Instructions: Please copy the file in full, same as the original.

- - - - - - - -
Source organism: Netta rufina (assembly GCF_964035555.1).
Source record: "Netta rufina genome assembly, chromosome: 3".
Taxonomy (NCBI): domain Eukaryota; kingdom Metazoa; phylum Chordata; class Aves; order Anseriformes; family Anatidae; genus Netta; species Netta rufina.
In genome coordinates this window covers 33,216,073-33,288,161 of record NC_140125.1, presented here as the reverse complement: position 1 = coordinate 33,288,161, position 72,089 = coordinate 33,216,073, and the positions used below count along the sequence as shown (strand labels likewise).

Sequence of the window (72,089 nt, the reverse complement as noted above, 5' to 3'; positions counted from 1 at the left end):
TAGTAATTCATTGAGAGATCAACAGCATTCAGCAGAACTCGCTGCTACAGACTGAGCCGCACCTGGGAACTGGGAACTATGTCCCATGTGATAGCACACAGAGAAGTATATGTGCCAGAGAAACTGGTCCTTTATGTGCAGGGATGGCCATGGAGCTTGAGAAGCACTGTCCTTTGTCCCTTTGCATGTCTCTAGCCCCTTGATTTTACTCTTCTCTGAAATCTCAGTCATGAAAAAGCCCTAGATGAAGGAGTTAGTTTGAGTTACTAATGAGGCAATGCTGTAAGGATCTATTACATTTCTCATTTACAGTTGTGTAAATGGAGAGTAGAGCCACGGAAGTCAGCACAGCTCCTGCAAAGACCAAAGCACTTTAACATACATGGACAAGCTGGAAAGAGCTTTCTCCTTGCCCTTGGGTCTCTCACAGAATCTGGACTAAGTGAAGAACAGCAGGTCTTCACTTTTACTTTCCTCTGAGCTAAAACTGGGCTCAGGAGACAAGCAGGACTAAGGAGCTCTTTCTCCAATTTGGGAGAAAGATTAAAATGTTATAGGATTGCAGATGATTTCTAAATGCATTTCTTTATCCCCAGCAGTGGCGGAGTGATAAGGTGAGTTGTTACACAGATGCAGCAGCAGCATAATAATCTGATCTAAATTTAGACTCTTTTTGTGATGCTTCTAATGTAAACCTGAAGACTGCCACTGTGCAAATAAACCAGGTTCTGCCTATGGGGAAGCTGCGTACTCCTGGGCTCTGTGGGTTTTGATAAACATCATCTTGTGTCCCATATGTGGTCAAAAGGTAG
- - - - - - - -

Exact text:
Source organism: Netta rufina (assembly GCF_964035555.1).
Source record: "Netta rufina genome assembly, chromosome: 3".
Taxonomy (NCBI): domain Eukaryota; kingdom Metazoa; phylum Chordata; class Aves; order Anseriformes; family Anatidae; genus Netta; species Netta rufina.
In genome coordinates this window covers 33,216,073-33,288,161 of record NC_140125.1, presented here as the reverse complement: position 1 = coordinate 33,288,161, position 72,089 = coordinate 33,216,073, and the positions used below count along the sequence as shown (strand labels likewise).

Sequence of the window (72,089 nt, the reverse complement as noted above, 5' to 3'; positions counted from 1 at the left end):
TAGTAATTCATTGAGAGATCAACAGCATTCAGCAGAACTCGCTGCTACAGACTGAGCCGCACCTGGGAACTGGGAACTATGTCCCATGTGATAGCACACAGAGAAGTATATGTGCCAGAGAAACTGGTCCTTTATGTGCAGGGATGGCCATGGAGCTTGAGAAGCACTGTCCTTTGTCCCTTTGCATGTCTCTAGCCCCTTGATTTTACTCTTCTCTGAAATCTCAGTCATGAAAAAGCCCTAGATGAAGGAGTTAGTTTGAGTTACTAATGAGGCAATGCTGTAAGGATCTATTACATTTCTCATTTACAGTTGTGTAAATGGAGAGTAGAGCCACGGAAGTCAGCACAGCTCCTGCAAAGACCAAAGCACTTTAACATACATGGACAAGCTGGAAAGAGCTTTCTCCTTGCCCTTGGGTCTCTCACAGAATCTGGACTAAGTGAAGAACAGCAGGTCTTCACTTTTACTTTCCTCTGAGCTAAAACTGGGCTCAGGAGACAAGCAGGACTAAGGAGCTCTTTCTCCAATTTGGGAGAAAGATTAAAATGTTATAGGATTGCAGATGATTTCTAAATGCATTTCTTTATCCCCAGCAGTGGCGGAGTGATAAGGTGAGTTGTTACACAGATGCAGCAGCAGCATAATAATCTGATCTAAATTTAGACTCTTTTTGTGATGCTTCTAATGTAAACCTGAAGACTGCCACTGTGCAAATAAACCAGGTTCTGCCTATGGGGAAGCTGCGTACTCCTGGGCTCTGTGGGTTTTGATAAACATCATCTTGTGTCCCATATGTGGTCAAAAGGTAG